Maybe you aren’t familiar with the plant, but you may have noticed Witch Hazel as an ingredient found in after-shave lotion, skin ointments, eyewash, or hemorrhoid medication. Witch Hazel (Hamamelis virginiana) is a small tree common in our forests. It’s a small tree, usually only reaching 15 to 20 feet tall, and tends to have a thick, crooked crown with a lot of branching. The leaves are round or oval shaped with wavy edges. The bottom of the leaf at the stem is always offset, that is the leaf edges never meet the stem at the same level. The bark of the tree is light brown and scaly.
Two unusual features of Witch Hazel are its flowers and fruit. Unlike most trees, it blooms in early winter, usually in October or November. The flowers are yellow, thread-like, and appear twisted. When the fruit ripens in early winter, the tree takes a very active role in dispersing the small, shiny black seeds. The fruit bursts open (sort of like touch-me-nots) with an explosive force that can send the seed 15 to 20 feet from the parent plant.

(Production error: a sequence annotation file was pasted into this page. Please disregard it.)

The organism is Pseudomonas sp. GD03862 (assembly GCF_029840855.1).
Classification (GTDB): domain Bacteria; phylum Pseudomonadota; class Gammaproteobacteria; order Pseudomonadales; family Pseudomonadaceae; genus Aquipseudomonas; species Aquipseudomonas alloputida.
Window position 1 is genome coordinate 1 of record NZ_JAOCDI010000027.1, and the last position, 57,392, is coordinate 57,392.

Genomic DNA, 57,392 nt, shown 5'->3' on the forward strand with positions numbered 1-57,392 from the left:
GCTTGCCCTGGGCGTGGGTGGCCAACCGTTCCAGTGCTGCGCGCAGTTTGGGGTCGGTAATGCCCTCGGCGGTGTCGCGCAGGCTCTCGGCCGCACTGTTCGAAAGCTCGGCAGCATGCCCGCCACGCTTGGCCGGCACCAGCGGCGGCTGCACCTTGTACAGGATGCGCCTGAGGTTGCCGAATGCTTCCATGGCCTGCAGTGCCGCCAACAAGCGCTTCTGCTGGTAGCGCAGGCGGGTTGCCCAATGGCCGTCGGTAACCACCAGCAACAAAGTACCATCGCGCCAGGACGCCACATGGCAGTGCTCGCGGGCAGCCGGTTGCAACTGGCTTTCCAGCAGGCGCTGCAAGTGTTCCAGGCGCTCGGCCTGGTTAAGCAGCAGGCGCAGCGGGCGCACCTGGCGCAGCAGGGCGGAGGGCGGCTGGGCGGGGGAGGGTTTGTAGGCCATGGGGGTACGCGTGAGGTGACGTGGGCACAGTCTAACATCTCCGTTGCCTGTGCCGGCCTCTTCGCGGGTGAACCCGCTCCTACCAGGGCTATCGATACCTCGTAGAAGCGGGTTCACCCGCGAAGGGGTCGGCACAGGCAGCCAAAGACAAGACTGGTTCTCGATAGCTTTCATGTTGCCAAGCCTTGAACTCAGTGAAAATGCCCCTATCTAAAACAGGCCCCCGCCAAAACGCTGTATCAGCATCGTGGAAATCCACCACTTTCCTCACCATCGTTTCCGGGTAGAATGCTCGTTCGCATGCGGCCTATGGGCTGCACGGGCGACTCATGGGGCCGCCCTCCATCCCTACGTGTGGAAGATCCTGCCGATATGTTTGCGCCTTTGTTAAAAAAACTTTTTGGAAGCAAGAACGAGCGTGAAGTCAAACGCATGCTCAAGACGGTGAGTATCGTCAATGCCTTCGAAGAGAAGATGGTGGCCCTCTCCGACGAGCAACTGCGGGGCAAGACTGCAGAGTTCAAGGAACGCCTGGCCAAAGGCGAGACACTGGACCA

Witch Hazel has been considered a medicinal plant for centuries. The Indians made a tea from the leaves to treat sore throats and colds. A tea made from the twigs was rubbed on arthritic joints. Bark tea was applied to bruises and sore muscles. In modern times an extract of the plant is used as an astringent (causing tissue to shrink) in many ointments.
The wildlife value of Witch Hazel is rather low. The seeds are available from fall into winter, and are consumed by grouse and squirrel. Deer will occasionally browse on the twigs and foliage.
For landscaping, Witch Hazel makes a handsome shrub and would prefer to be grown under the shade of a larger tree.